Joe snorted. “Do you have that there in one of your bins? Someone pawned their happiness for a quick buck, did they?”

“Oh, you’d be surprised how often that happens. But yes, if it’s happiness you want I can set you up, Joe.”

And Joe was his name, of course. Joseph Camby. But this guy didn’t know his name. True, his memory wasn’t the greatest anymore, but he would have remembered it if they’d met. The fellow was kind of odd--he’d have left an impression. And anyway how he had said it reminded Joe of the war, and the way the shopkeepers and whores in Korea used to call all the US serviceman “Joe.” Short for G.I. Joe. And that’s what had just happened here, surely. This guy just used “Joe” as a placeholder. That’s all.

The man was standing, had been the whole time, and now he placed both his palms on the counter and leaned forward. “So, are you interested, Joe? In happiness?”

Joe glanced at the door, then back at the man. “I don’t know what your game is, friend, but like I said, I’m just in out of the rain here if I’m being honest.”

“I could make you a very attractive offer. Ten years of happiness, say. Guaranteed.”

Joe tried to laugh it off, but what came out sounded like a dry cough. And he began to suspect the man behind the counter was serious. Nuts, of course, but serious. He should just turn around and exit the place without another word before it got any weirder. Maybe the rain had let up. He turned again and looked out the front window. If anything it was coming down harder. That’s when he decided to just humor the guy. Have a little fun. What could it hurt?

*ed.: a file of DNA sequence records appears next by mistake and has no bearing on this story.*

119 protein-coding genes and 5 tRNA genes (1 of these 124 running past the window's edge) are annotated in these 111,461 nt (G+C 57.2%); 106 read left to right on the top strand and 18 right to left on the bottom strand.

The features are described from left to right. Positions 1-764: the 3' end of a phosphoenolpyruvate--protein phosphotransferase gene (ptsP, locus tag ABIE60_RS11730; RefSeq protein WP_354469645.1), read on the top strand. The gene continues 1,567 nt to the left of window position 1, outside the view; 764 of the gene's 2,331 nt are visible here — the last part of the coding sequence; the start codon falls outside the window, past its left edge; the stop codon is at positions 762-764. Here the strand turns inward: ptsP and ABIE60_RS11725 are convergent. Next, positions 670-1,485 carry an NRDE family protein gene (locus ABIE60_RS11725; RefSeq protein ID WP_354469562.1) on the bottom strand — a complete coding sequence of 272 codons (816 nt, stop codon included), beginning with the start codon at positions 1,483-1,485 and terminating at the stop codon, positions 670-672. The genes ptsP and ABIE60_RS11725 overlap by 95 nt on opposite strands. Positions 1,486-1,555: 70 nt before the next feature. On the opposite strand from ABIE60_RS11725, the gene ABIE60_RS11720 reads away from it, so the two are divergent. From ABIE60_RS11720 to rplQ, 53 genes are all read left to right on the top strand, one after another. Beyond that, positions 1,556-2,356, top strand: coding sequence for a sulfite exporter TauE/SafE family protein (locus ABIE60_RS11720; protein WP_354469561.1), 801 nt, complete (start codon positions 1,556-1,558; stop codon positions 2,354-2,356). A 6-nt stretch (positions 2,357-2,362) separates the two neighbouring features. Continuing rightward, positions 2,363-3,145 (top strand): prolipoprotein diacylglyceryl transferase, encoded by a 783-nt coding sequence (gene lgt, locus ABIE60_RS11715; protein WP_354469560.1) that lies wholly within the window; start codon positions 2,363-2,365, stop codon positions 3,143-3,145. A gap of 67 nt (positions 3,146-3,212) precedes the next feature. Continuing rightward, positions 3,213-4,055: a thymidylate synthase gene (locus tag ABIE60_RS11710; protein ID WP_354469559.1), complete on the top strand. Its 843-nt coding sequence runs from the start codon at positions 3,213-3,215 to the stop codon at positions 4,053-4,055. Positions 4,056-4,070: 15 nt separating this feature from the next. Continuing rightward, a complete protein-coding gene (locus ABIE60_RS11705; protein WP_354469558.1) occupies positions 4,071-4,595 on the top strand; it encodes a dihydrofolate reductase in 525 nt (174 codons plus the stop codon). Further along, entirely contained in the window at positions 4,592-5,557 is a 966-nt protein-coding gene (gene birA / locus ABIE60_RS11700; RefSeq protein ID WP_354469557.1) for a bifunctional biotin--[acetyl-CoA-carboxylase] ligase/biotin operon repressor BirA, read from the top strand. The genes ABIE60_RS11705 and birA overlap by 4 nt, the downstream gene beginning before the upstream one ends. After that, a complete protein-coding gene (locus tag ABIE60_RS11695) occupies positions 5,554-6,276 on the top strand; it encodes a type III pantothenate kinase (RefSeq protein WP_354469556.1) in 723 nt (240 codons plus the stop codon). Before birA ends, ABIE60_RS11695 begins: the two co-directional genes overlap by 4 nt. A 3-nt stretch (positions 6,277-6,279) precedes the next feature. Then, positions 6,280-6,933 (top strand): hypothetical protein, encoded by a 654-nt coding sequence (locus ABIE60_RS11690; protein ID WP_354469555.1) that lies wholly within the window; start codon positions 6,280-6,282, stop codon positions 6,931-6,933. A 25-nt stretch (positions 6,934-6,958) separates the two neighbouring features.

“Well, I’d be crazy not to ask,” Joe said. “What’ll it cost me, this ten years of guaranteed happiness?”

 “Well, the thing with an arrangement like this is that it’s zero sum, you see. That happiness has to come from somewhere. In this case it would be your wife.”

Joe nodded as if he were actually buying any of this. “I see. A trade off.”

“Yes, exactly.”

“So my being happy would make her miserable.” Joe smiled. “Well, that’s not much of a stretch.”

“So do we have a deal?”

Joe stalled. “Well, I’m not ready to sign anything today.”

“No need. A handshake will suffice.”

Joe glanced at his watch. The bus would be here any second. He could just turn and go. But instead he felt his feet carrying him to the counter. Not against his will, but more like it was all a movie he was watching. And when he reached the counter the man offered his hand.

And he took it. And shuddered. The other man’s hand felt wet, slick. He let go quickly. One pump. He immediately glanced down at his own hand and stroked his thumb across his fingertips. Bone dry.